This week we can only concern ourselves with one thing – remembering Munster legend Anthony Foley.
There might have been lots. Was Matt Toomua’s tackle worthy of a red? What, actually, has happened to Toulouse – or Leicester for that matter? Has the PRO12 turned a corner? Has Toulon’s Galactico policy begun to turn seriously sour?
Can anyone stop Saracens? Can Clermont throw off their European bridesmaid dress this time or will it take them as long as it did to throw off their Top 14 one?
There was the forming of opinion on Eddie Jones’ repeated call to beat the All Blacks at one’s own game rather than at theirs.
But then all analytical processes were stopped. All discussions of financial policy, quality play, national culture, underdogs and favourites rendered irrelevant. The untimely passing of a terrific person will do that.
The last 12 months have been an ugly year for most aspects of humanity, and rugby has not been spared. Jonah Lomu, Dickie Jeeps, John Gainsford… players from different generations and corners of the earth, all men revered and respected by their peers. And now Anthony Foley’s name joins that illustrious and unhappy list.
‘True rugby great’ was one tribute. ‘Great rugby man’ was another. ‘Proper rugby bloke’. ‘True legend’. ‘Incredible rugby brain’. ‘Honest, fearless, loyal, funny’. Friends and former on-pitch foes united in respect and admiration for a man who had really lived only slightly more than half his rugby life, when you consider what he would have likely offered to Munster with a career in coaching.
I was fortunate enough to be able to meet him one time only, to shake his hand on what might have been his proudest day: when he led the team that finally broke the Munster curse in the 2006 Heineken Cup Final in Cardiff. In his other hand was the Cup itself. The day before he’d refused to touch it at the pre-Final photocall. The job’s not done until it’s done.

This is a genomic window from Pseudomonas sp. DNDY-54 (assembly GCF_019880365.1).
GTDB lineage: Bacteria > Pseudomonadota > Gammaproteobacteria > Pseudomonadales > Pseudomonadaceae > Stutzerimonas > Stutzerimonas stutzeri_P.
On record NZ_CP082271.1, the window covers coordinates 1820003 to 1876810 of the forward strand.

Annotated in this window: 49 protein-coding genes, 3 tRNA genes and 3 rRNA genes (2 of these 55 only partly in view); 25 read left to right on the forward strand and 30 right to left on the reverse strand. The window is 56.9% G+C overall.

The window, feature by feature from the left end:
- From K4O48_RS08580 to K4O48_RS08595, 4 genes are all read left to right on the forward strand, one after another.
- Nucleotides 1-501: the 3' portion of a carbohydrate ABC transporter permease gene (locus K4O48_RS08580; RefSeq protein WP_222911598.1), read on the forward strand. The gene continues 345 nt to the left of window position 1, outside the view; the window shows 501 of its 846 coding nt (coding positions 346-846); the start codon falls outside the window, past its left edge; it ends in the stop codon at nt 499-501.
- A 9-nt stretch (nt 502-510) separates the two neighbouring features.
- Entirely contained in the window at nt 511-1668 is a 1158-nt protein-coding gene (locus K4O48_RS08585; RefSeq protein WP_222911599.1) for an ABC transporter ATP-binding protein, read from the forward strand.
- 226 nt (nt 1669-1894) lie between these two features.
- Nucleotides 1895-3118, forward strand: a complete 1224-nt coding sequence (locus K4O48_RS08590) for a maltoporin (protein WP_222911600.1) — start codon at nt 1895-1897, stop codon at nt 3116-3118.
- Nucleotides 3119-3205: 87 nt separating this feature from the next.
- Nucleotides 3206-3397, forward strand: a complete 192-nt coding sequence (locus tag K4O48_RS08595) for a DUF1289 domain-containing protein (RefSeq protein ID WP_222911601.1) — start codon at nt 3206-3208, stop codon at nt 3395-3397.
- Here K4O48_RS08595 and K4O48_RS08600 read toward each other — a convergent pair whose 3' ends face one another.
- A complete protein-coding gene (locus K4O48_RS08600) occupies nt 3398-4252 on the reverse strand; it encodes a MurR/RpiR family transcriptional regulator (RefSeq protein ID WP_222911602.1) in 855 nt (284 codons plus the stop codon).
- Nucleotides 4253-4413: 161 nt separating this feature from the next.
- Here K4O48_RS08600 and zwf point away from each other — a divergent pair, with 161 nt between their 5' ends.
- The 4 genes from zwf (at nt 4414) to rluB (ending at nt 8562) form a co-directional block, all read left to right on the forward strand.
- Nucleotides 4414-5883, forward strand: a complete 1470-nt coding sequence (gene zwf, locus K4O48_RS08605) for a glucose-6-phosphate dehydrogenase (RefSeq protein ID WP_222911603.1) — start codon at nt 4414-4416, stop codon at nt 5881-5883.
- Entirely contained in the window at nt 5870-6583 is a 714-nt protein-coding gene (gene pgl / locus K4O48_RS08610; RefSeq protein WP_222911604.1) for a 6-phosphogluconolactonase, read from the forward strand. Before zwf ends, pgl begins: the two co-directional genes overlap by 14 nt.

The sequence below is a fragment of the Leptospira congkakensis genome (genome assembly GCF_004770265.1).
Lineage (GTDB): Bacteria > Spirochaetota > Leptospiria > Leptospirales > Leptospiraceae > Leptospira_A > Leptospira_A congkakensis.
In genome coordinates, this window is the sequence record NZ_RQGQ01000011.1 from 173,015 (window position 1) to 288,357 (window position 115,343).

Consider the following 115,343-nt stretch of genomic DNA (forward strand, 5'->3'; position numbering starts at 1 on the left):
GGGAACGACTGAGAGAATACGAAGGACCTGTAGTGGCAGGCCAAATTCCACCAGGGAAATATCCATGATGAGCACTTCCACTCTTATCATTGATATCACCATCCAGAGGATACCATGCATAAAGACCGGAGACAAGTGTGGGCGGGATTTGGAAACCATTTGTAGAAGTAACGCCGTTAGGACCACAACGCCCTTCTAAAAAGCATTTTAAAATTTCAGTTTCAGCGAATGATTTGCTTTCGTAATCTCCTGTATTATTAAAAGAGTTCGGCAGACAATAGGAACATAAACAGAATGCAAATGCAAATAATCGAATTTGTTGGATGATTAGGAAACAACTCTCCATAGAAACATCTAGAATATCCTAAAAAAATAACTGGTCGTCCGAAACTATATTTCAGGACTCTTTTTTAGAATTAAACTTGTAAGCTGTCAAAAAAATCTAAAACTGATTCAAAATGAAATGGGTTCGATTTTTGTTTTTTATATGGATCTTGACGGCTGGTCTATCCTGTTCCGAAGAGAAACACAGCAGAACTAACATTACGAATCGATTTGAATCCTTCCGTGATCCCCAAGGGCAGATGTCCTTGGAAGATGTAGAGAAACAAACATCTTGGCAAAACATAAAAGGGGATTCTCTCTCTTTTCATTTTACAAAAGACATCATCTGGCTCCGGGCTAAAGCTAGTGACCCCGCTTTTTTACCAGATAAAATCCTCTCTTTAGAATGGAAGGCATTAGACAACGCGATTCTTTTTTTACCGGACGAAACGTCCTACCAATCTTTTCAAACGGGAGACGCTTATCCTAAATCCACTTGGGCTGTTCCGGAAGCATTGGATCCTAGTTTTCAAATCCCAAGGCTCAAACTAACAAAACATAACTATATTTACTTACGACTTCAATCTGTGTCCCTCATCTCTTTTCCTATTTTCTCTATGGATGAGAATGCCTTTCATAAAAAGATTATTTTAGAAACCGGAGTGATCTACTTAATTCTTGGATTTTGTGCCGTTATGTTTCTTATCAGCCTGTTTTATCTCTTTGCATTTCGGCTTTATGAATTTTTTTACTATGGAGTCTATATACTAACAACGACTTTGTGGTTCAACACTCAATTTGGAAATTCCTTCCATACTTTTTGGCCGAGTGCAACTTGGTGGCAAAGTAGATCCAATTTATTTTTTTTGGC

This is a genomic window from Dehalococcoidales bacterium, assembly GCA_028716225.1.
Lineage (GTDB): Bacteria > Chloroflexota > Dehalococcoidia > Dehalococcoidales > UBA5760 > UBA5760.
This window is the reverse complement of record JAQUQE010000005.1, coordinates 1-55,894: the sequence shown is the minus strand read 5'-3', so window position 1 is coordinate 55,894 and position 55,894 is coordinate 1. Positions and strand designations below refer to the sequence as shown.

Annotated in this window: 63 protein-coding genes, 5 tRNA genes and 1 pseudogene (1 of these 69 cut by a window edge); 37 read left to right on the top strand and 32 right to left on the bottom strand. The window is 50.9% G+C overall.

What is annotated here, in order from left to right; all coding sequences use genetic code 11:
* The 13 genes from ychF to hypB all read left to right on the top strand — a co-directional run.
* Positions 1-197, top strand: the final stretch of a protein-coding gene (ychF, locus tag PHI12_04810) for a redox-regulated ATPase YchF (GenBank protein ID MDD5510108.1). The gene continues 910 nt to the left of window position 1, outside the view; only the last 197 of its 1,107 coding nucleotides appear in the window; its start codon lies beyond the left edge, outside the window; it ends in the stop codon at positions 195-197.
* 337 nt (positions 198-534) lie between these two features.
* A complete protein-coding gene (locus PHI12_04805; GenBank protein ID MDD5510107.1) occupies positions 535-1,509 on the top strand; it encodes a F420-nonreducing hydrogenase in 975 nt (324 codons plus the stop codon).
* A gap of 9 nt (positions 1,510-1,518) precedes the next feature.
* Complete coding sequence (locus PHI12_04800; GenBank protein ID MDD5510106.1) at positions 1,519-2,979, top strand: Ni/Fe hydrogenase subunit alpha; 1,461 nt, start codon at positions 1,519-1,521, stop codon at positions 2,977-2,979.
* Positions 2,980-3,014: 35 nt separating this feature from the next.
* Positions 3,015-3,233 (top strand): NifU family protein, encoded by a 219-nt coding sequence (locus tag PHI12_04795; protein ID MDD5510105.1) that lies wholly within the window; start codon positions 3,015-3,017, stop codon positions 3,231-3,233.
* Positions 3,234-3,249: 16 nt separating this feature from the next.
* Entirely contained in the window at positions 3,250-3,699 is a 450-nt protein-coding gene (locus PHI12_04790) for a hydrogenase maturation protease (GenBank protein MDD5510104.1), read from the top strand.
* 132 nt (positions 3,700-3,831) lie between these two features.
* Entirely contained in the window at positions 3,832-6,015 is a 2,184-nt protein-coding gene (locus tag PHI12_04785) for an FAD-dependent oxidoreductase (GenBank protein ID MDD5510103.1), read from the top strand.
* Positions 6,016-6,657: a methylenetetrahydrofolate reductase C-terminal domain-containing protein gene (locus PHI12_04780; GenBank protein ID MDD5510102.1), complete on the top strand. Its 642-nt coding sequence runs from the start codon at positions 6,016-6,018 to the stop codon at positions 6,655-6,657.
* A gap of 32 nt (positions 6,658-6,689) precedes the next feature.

“Did you enjoy it?” I asked. “Ahhh, it was grand,” he said with a massive smile that pushed his cheeks up so much his eyes were almost closed. “And I think it’s only just beginning.”
Not entirely true for him: that match in 2006 was near the end of Munster’s most iconic European period, one in which Foley missed only one of Munster’s 78 European matches, an extraordinary record. He ended a playing career two years later having amassed a record 202 appearances for Munster and 62 for Ireland.
His accession to a Munster coaching jacket was only a matter of time. Already he had been likened to a ‘coach on the pitch’ by national team coach Eddie O’Sullivan.
He was once asked by a journalist how come he used to run faster than his opposite numbers even though they were, in fact, faster than him. “I start before them,” he said. Funny, to be sure, but also true. His knack for reading the game was right up there with the McCaws, Hills and Williamses of the professional era.
And it was no easy start. His five years in the coaches’ booth have coincided with a decidedly lean spell by Munster’s hitherto bright standards. But you will not find a soul in team or wider rugby world who would give you cause to doubt for a second that Foley’s role in Munster’s coaching staff is one that would have endured.
His work ethic, spirit, passion for his province and ability to coax the best out of his players. Fly-half Ian Keatley has already publicly remembered being invited over for a relaxing afternoon of pizza at the coach’s house the day after a bad performance. No video session, no long chat. Just pizza, kids and banter.
Foley apparently used to store up losses mentally into what he called a ‘Bitterness Bank’, something he could draw on when a little extra motivation was needed.
All his Munster and Shannon team-mates old and new have told of his passion for his province, the size of the heart he wore on his sleeve, how each win was a moment to savour and each loss visibly struck Foley deep inside.
That bank has now shut, and those Foley has left behind are the ones left with the bitter loss. ‘Senseless’ is one word that has been used time and time again all over Munster.
For all those whom rugby has lost in 2016 there was at least a certain rationality to the passing in old age and/or illness. Foley’s departure defies any rationality at all.
As Keith Wood put it: “something is wrong when a father buries his son…it’s heartbreaking. It’s wrong. It brings the sense of mortality very close… for a young man to fall in his pomp.” David Corkery has expressed it just as well: “Why not a lesser being? Someone without kids.”
RIP Anthony Foley. Sorely missed from the game.
Loose Pass compiled by former Planet Rugby Editor Danny Stephens